If that information had been available and disseminated, it would have been so much easier for Korean and Vietnam War Veterans at that time to get the help needed, and it would have definitely made it easier for men like Dr. Knake who was constantly fighting the system at Wade Park to give us the treatment we needed. If Audie Murphy’s woes from PTSD had been made public to Dr. Knake in the 80’s, maybe that would have made it easier for him and all the men and women he was treating at that time to deal with the effects of combat and war. To know that the most decorated American soldier had once faced a murder charge, he was acquitted, slept with a loaded gun by his bed and once held his first wife at gun point, maybe those of us with PTSD would have felt we were not crazy and even heroes can be affected by their combat experiences.

In closing, the wars in Afghanistan and Iraq will not last forever, and when our brave troops come home and our country is at peace for awhile, veterans had better be aware of potential cuts in veteran’s entitlements by politicians and bureaucrats looking to make a name for themselves with the non-veteran populace voting block. It has been proven time and time again by those in power in Washington, DC, that after veterans give their all and are guaranteed certain entitlements when signing their enlistment contract with the United States government, when the last shot of the war is fired it is then those on capitol hill that never served like to start slashing what has been promised to veterans in the form of entitlements.

The gutless politicians and bureaucrats that talk so much about patriotism and wrap themselves in the American flag but failed to go down and enlist when their country needed them and they were of military age, will start to carve up what has been promised to veterans and change the rules after they have used us for the dirty work of killing. When we are 18, 19, 20 and 21 years of age and can don the military uniform and do the filthy work of war, we are an asset, when we are older and making the government compensate us for disabilities and a loss of our quality of life, we are a liability. In our local paper out of Elizabethtown, KY, the following article was written and published today, June 13, 2010 by Dave Jarrett a veteran service officer for the Disabled American Veterans (see second attachment).

I did not read the original letter to the editor on June 1st calling the badly needed veteran’s nursing home in our area a “pork-barrel” project but it is this type of attitude all veterans will be fighting sooner than we think. Don’t forget, this anti-veteran letter to the editor about a veteran’s nursing home being a “pork-barrel” project came from a town that is next to Fort Knox and home to many active duty military and veterans and their families. In closing, do not forget one thing fellow veterans, we get nothing for nothing and we served our country when so many others chose not to and in times of peace, those that did not serve want to diminish our service and sacrifices by trying to take away what we have earned! Be prepared when the current wars end to take up the fight for what we have earned by not allowing non-veterans to “sucker punch” us and steal what has been promised and paid for by us on the battlefields for America!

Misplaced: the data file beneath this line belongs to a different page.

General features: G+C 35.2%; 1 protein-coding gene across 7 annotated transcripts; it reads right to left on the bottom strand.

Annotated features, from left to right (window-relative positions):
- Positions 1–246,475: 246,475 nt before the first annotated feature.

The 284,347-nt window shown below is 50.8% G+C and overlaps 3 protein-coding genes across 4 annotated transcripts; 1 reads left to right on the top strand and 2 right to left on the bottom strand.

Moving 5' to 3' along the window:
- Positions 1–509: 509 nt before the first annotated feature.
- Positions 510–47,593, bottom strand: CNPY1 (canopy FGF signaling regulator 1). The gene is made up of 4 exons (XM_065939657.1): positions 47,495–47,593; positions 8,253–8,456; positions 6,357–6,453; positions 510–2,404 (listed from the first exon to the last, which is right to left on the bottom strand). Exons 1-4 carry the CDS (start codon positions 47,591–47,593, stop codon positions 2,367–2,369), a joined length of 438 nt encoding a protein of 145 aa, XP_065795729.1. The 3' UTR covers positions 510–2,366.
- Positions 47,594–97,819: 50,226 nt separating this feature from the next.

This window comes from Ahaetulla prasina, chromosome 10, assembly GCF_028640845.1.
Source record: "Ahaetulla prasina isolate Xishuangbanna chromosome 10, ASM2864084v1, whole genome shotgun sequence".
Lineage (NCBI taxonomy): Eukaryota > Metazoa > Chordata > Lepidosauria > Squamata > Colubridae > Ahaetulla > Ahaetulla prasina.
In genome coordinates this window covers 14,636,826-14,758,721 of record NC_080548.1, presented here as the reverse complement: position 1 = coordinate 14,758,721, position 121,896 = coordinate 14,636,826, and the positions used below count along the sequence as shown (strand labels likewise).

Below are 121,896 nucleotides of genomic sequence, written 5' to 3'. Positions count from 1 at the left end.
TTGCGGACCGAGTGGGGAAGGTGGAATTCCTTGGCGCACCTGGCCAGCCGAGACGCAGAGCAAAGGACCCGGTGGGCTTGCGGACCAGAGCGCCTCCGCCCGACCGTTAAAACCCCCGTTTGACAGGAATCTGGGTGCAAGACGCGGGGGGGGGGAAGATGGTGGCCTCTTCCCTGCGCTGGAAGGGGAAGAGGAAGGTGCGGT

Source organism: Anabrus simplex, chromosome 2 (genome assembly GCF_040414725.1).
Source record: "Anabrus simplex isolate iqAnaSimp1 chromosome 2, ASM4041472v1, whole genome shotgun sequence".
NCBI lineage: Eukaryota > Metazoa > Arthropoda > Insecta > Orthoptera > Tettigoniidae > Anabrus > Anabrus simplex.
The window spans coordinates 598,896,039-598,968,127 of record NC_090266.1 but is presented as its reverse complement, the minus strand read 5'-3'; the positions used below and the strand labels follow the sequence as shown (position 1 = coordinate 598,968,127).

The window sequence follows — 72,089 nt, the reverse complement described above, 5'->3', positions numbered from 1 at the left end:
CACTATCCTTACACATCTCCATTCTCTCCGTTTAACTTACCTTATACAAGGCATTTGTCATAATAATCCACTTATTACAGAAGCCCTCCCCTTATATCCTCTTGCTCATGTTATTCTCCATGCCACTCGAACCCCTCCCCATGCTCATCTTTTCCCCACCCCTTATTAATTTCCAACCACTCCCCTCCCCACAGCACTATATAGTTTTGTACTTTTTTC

Joe ‘Ragman’ Tarnovsky
Vietnam Combat Veteran
In-country 28 August 68 to 22 Oct 70


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Joe is a Vietnam Combat Veteran, having served 26 months in the Republic Of South Vietnam, 10 months with Company A, 27th Combat Engineers, 28 August 1968 to June 1969, and 16 months as a crewchief/doorgunner with the 240th Assault Helicopter company on UH-1C Hueys, the Mad Dog Gunship Platoon from July 1969 to 22 October 1970. Joe graduated from Cuyahoga Community College in 1982 with a Associate Of Arts Degree and from Cleveland State University in 1986 with a Bachelor's Degree in Psychology; he also accumulated 12 hours of graduate work at Cleveland State. He lives with his best friend, his wife, and they have 34 rescued cats, 7 rescued dogs. Joe has spoken at high schools and colleges for 25 years about PTSD, war and how not to treat returning veterans when they come home to America after fighting for their country.